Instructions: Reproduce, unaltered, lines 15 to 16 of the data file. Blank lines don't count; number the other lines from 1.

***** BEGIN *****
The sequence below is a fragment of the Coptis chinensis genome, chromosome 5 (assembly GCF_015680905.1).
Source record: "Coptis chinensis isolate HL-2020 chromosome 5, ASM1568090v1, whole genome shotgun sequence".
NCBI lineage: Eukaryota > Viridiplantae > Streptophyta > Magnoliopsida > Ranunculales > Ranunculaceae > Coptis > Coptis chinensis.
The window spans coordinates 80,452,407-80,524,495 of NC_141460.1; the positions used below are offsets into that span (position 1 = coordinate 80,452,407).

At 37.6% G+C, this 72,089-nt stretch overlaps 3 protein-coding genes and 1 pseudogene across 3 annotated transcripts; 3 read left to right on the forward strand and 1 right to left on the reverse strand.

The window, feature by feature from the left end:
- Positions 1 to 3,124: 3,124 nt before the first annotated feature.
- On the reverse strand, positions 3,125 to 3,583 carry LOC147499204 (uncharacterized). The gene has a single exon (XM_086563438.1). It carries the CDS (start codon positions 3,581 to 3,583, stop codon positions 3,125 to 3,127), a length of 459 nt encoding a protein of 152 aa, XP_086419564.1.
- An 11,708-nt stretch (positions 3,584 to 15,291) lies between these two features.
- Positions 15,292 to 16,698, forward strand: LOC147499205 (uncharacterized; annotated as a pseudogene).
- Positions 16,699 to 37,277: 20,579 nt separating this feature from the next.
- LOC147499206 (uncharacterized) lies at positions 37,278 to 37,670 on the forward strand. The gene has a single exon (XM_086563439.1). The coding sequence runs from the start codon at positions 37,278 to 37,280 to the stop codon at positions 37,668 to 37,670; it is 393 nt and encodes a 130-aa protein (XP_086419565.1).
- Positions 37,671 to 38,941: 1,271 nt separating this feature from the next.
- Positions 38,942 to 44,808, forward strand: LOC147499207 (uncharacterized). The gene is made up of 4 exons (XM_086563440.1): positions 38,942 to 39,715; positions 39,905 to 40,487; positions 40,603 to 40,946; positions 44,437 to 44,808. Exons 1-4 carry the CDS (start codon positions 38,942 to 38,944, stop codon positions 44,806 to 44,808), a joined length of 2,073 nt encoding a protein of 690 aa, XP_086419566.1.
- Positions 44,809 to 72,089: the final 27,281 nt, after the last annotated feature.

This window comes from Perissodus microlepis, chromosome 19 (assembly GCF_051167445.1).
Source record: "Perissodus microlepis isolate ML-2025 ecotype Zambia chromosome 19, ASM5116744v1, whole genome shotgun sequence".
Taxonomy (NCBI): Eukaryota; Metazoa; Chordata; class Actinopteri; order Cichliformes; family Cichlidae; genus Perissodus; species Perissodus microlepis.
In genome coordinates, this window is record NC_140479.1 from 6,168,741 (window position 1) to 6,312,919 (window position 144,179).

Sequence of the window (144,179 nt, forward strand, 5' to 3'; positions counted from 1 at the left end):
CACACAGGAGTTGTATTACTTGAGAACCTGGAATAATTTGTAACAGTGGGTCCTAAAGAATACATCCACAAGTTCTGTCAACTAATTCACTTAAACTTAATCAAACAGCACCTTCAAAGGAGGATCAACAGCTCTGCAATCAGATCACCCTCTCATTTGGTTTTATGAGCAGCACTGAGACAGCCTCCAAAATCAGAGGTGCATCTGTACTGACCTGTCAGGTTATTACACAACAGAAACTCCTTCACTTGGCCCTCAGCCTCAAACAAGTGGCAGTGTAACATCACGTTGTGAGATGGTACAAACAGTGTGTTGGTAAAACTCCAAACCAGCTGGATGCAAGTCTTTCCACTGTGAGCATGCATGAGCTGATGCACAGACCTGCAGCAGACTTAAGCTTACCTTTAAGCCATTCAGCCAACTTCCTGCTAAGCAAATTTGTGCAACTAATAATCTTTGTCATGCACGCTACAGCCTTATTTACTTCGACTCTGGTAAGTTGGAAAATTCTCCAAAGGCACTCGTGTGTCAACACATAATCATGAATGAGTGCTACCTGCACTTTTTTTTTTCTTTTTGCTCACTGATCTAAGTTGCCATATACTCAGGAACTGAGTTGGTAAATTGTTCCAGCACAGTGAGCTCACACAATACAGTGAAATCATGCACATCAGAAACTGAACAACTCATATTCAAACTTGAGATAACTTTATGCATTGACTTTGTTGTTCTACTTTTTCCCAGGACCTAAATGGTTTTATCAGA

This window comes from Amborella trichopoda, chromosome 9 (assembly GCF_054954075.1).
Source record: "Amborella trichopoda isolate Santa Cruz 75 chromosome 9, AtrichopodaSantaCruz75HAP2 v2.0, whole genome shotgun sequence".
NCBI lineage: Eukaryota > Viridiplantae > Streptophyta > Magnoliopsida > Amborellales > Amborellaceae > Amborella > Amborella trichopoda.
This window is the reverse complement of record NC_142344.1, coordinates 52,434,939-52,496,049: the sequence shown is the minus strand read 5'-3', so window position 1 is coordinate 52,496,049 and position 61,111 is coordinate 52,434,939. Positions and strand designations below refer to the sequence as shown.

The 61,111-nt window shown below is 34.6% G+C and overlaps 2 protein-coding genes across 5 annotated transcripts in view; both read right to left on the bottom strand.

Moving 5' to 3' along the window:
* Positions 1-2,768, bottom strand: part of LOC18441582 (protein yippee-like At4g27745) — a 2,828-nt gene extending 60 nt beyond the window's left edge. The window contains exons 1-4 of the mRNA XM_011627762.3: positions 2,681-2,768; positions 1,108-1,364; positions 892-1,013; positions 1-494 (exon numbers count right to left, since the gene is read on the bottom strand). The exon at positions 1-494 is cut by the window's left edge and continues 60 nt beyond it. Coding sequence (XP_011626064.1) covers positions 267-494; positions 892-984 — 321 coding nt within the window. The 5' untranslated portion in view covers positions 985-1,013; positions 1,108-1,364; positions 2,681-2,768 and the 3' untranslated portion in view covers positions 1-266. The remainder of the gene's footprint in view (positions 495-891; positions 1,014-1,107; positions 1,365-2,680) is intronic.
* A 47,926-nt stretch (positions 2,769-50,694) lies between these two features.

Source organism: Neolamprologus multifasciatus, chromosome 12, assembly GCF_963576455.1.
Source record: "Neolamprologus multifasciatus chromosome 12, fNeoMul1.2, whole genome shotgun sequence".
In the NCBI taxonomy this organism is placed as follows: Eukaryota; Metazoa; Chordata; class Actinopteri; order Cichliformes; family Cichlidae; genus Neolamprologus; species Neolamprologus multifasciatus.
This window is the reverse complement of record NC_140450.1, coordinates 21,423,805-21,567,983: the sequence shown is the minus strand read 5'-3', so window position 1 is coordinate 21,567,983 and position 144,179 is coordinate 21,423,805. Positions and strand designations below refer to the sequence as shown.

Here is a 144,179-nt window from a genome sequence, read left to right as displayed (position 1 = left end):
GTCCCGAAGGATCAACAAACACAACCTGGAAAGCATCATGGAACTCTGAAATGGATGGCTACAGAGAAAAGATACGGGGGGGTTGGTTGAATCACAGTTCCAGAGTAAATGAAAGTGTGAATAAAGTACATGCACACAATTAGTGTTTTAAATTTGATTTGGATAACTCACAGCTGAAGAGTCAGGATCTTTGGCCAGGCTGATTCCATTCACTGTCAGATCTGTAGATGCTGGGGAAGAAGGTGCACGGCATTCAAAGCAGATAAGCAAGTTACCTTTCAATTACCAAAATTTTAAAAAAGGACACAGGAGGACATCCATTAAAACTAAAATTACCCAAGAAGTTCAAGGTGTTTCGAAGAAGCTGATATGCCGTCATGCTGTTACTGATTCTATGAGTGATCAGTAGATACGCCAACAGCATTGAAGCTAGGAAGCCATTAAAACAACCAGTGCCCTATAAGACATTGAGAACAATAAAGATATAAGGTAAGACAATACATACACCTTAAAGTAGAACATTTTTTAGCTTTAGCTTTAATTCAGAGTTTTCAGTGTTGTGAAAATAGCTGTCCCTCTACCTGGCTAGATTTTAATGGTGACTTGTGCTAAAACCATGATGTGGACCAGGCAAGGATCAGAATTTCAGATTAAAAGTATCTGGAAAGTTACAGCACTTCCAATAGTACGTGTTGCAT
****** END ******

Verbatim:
- Positions 44,809 to 72,089: the final 27,281 nt, after the last annotated feature.

This window comes from Perissodus microlepis, chromosome 19 (assembly GCF_051167445.1).